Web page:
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By focusing on three or four scenes, examine Arthur Miller 's presentation of John Proctor's moral journey in the Crucible.

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By focusing on three or four scenes, examine Arthur Miller 's presentation of John Proctor's moral journey. A crucible is defined in the dictionary as 'a severe test or trial'. Throughout this play, John Proctor's morals and beliefs are challenged to a great extent as we watch his character develop and admire his strength to do what is right whatever the consequences. A moral journey is the development of someone's morals and beliefs as they are tested by certain situations and react to them in different ways. I wouldn't say it was a mapped out journey, more one that is likely to change without warning. Salem was a very religious and close-knit community. The strict creed meant that its inhabitants lived very monotonous lives and continuously feared doing wrong by God. Many people found they could not live with the pressures forced upon them by the church as religion was preached so vigorously and people were discouraged from forming their own opinion on life. This caused the community to become very repressed. The way everyone reacted to the accusations of witchcraft stem from this. People suddenly became very paranoid of everybody else's actions and also became suspicious that they may be a witch. They also used the right to call somebody a witch as vengeance. ...read more.


This immediately changes our mood and calms us down in anticipation of a more sombre and serious scene. In this scene dialogue, as well as stage directions, play a very important part in portraying the characters feelings. The stage directions especially help us to interpret how certain lines should be said (as this is a play) and how characters should act. Proctor is not truthful to Elizabeth in this scene. He firstly lies about his interview with Abigail as he feels she won't understand. He tells her that he has been working on the farm in hope that he will sympathise with him. This is part of his moral journey as it shows he is still in denial and feels that time will sort his problems out. He is prolonging the consequences of his actions that he knows one day he'll have to face. Proctor is hiding his feelings from Elizabeth. He wants to be seen as happy but really, he is not. We can see this from Millers dialogue and stage directions. Proctor praises Elizabeth's soup: Proctor: "It's well seasoned" However, as the audience, we know that this is a lie. This is as the stage directions tell us that when Proctor had previously tasted the soup without Elizabeth knowing, he 'is not quite pleased' and so he ' takes a pinch of salt and drops it in the pot'. ...read more.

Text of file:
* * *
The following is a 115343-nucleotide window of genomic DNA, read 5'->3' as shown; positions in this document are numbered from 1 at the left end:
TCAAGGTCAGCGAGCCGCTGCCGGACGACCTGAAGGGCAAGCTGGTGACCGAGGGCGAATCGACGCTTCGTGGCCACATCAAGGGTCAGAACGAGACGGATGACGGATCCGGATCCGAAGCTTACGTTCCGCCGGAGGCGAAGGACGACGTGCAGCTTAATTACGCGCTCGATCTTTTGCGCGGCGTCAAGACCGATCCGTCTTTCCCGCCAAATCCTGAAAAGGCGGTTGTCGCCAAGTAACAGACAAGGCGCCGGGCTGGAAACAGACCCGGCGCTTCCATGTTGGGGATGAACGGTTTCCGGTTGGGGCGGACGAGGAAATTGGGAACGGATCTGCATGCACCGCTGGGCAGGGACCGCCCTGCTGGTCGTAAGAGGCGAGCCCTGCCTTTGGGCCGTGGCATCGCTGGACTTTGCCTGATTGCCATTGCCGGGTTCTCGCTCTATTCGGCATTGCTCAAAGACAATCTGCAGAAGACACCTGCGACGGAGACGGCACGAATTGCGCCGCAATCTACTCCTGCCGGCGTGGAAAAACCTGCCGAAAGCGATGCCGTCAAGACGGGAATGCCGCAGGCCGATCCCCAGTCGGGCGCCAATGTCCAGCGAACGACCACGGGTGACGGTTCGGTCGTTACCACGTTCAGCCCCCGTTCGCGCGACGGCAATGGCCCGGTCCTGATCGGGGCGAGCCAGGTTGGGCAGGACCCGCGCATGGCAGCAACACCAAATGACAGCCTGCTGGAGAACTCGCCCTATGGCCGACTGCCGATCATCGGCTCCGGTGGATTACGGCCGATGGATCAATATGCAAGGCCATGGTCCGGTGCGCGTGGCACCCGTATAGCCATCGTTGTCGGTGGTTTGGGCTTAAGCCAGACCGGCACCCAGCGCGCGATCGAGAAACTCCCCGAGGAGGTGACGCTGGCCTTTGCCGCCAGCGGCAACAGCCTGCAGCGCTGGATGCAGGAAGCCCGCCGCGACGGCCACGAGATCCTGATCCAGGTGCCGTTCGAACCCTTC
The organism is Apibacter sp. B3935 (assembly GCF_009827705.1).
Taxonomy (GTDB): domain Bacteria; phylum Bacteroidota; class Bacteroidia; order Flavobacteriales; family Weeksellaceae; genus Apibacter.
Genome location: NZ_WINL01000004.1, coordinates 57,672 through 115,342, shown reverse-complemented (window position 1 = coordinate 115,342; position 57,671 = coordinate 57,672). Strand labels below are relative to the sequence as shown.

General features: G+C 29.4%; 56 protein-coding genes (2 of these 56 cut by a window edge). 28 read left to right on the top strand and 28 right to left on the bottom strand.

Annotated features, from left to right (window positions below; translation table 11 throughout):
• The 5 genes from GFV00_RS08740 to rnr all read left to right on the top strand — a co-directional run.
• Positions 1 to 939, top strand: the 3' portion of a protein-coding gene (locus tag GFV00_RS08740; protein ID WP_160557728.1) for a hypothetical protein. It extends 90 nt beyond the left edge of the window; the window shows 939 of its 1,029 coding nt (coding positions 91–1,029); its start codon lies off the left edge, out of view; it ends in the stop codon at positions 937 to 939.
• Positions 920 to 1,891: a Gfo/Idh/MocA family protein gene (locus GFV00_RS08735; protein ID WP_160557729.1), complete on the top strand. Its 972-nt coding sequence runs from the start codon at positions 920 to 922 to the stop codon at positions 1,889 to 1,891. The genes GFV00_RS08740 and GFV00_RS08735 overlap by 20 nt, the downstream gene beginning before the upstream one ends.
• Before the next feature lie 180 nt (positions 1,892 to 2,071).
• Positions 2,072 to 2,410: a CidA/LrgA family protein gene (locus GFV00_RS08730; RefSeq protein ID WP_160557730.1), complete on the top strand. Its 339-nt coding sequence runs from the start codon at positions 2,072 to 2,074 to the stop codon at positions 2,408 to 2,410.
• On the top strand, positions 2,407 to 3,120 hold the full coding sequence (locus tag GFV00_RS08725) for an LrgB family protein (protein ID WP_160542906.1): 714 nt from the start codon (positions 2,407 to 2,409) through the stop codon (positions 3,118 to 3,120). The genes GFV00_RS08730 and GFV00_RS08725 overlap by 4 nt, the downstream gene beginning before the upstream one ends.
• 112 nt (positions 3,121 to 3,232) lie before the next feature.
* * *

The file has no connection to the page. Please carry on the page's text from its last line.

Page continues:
His name is everything to him and he is not willing to sign it away to a lie. Proctor: "I have given you my soul; leave me my name!" He knows that without his soul or name, there is no point in him living. He then tears the piece of paper up and for the first time sees some goodness in himself. Proctor: "...I see some shred of goodness in John Proctor. Not enough to weave a banner with, but white enough to keep it from such dogs." This is a turning point in the play as Proctor has done what he feels is right and therefore is at peace with himself. He will now be able to die knowing he has been true and has done what was morally right. To end the play, Elizabeth cries: "He have his goodness now." John Proctor, who at first denied his sins and was scared of facing their consequences, has learnt to accept his guilt and be true to himself and those around him. This has meant he has become a proud and honourable man-the hero of the play. His final actions are indisputably noble, and his previous sins now seem irrelevant. To end this play, Miller once again uses stage directions. He effectively uses the sun to symbolise the purity of his soul that will now be accepted in heaven. Kim Mueller Year11 ...read more.

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